POLICY BRIEF

How SMEs Can Bounce Back from the COVID-19 Crisis

Shops and restaurants are open for business, but customers are few and far between in this once-bustling district in Singapore. Photo credit: ADB.
Shops and restaurants are open for business, but customers are few and far between in this once-bustling district in Singapore. Photo credit: ADB.

Governments must have a strategy that looks at SMEs at the enterprise level to help them survive in the new normal.

Introduction

Small and medium-sized enterprises (SMEs), considered the backbone of many economies, have been badly hurt by the coronavirus disease (COVID-19) pandemic. Transport and border restrictions, social distancing, and lockdowns have disrupted supply chains, dampened consumer demand, and shrank cash flow. As a result, small businesses are unable to pay store rent, workers’ wages, suppliers, and creditors, creating a spiraling effect on households and the economy.    

Governments are now grappling with policies to support SMEs, which collectively employ an average of 60% of Asia’s workforce. In addition to general macroeconomic policies, a “bounce back” strategy that looks at the enterprise level is needed to help SMEs survive the pandemic and in the new business environment that will emerge afterward.

SMEs can also benefit from policies that promote the flow of goods and services within and across borders and that support their increased participation in regional and global supply chains.

This policy brief is based on presentations at the Policy Actions for COVID-19 Economic Recovery (PACER) Dialogues organized by the Asian Development Bank.

Five Challenges

The world is now facing an unprecedented crisis from COVID-19. What initially started as a health crisis has rapidly evolved into one of the worst economic crises in history. For many SMEs, the challenge is to hurdle, not just one crisis, but a series of crises—health, economics, and business—with stages that largely depend on the speed by which the government can contain the spread of the virus and jumpstart the economy.

Figure 1: Key Challenges for Micro, Small, and Medium-Sized Enterprises

MSMEs = micro, small, and medium-sized enterprises.
Source: Survey on the impact of COVID-19 by the Asia–Pacific MSME Trade Coalition, 31 March to 6 April 2020.

The first pan-Asian survey on the impact of COVID-19 on SMEs in the region, conducted by the Asia–Pacific MSME Trade Coalition from 31 March to 6 April 2020, revealed that the pandemic’s impact on small businesses has been immediate. According to the survey, these are the five major challenges that face SMEs:

  1. Lack of operational cash flow: Almost 50% of SMEs surveyed have less than a month or just a month of cash reserves.
  2. Low customer demand
  3. Business closure due to state lockdown policies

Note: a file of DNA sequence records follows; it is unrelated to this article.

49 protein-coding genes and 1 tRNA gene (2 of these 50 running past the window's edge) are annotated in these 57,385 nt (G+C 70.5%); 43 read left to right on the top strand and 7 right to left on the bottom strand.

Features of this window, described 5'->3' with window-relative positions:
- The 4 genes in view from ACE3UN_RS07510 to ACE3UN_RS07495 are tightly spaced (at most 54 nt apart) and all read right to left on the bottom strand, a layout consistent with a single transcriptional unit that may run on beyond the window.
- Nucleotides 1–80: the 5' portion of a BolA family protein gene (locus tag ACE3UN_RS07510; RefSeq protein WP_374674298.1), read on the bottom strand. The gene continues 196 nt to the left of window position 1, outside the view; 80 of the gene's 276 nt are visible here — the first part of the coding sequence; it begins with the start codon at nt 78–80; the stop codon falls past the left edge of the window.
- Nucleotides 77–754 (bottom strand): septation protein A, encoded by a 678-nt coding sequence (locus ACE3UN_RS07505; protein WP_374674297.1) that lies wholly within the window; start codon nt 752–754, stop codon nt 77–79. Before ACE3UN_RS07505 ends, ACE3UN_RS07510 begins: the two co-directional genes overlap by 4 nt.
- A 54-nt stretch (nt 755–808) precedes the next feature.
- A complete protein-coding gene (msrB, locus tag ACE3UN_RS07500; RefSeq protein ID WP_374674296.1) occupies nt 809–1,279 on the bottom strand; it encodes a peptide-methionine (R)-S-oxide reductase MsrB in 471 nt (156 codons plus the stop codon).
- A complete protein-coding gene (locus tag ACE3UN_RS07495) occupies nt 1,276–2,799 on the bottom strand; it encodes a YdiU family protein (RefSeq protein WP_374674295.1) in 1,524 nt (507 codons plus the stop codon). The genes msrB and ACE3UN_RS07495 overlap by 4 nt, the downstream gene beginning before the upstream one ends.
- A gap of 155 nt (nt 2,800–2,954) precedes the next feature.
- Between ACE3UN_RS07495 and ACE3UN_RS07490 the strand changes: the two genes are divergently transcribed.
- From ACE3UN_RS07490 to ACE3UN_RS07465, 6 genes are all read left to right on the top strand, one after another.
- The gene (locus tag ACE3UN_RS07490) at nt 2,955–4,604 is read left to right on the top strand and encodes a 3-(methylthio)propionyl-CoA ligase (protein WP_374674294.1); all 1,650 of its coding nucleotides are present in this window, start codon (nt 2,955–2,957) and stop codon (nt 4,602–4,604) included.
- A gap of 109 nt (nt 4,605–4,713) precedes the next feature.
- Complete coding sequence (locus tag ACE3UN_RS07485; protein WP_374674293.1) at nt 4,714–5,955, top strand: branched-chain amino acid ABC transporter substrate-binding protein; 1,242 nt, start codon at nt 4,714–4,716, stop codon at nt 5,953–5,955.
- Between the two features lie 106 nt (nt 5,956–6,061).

4. Reduced opportunities to meet new clients
  5. Issues that entail changing business models and strategies and providing new products or services

Unless these issues are addressed through government policy interventions and other initiatives, many SMEs are in danger of closure. As it is, according to the Asia–Pacific MSME Trade Coalition, nearly one-third of SMEs expect to lay off 50% or more of their workers to survive.

Mitigation and Recovery Measures

Governments have started to put in place a wide array of measures to mitigate the economic impact of the coronavirus outbreak on businesses. Some have focused on more general policies that are intended to cushion the blow for the economy and for all businesses.

Many countries are also deploying a wide range of policy instruments to support SMEs and particularly the self-employed during this extremely difficult time. The immediate focus is addressing short-term liquidity. Such policies take various shapes, and here are some of the most common:

  • Tax Deferment. Income taxes, property taxes, excise duties, and other payments remitted by businesses to the government are deferred to ease liquidity constraints that SMEs face.
  • Credit. Government increases the availability of credit to SMEs using several approaches: direct lending through state-owned banks, reducing interest rates on special loan programs or relaxing monetary policy by the central bank, expanding the use of credit guarantee schemes, or extending grace periods on existing loans.
  • Wage Subsidy. Government covers partially the cost of enterprises in providing wage and income support for employees temporarily laid off, or for companies to safeguard employment.
  • Enterprise Pivot. Government encourages SMEs to adapt to the emerging business environment by “pivoting” or shifting to another business model or other products and services.

In addition, the government can also advise on how SMEs can weather the pandemic, manage their cash flow and their workforce, and provide other information that can guide them on the road to recovery.

Policy Implications

The economic impact of the pandemic on small businesses varies greatly, mainly depending on the speed of government response to the spread of the virus. As such, policymakers need to take into account and weigh the implications of the policy instruments they plan to deploy.   

Here are some of the pros and cons of each policy instrument: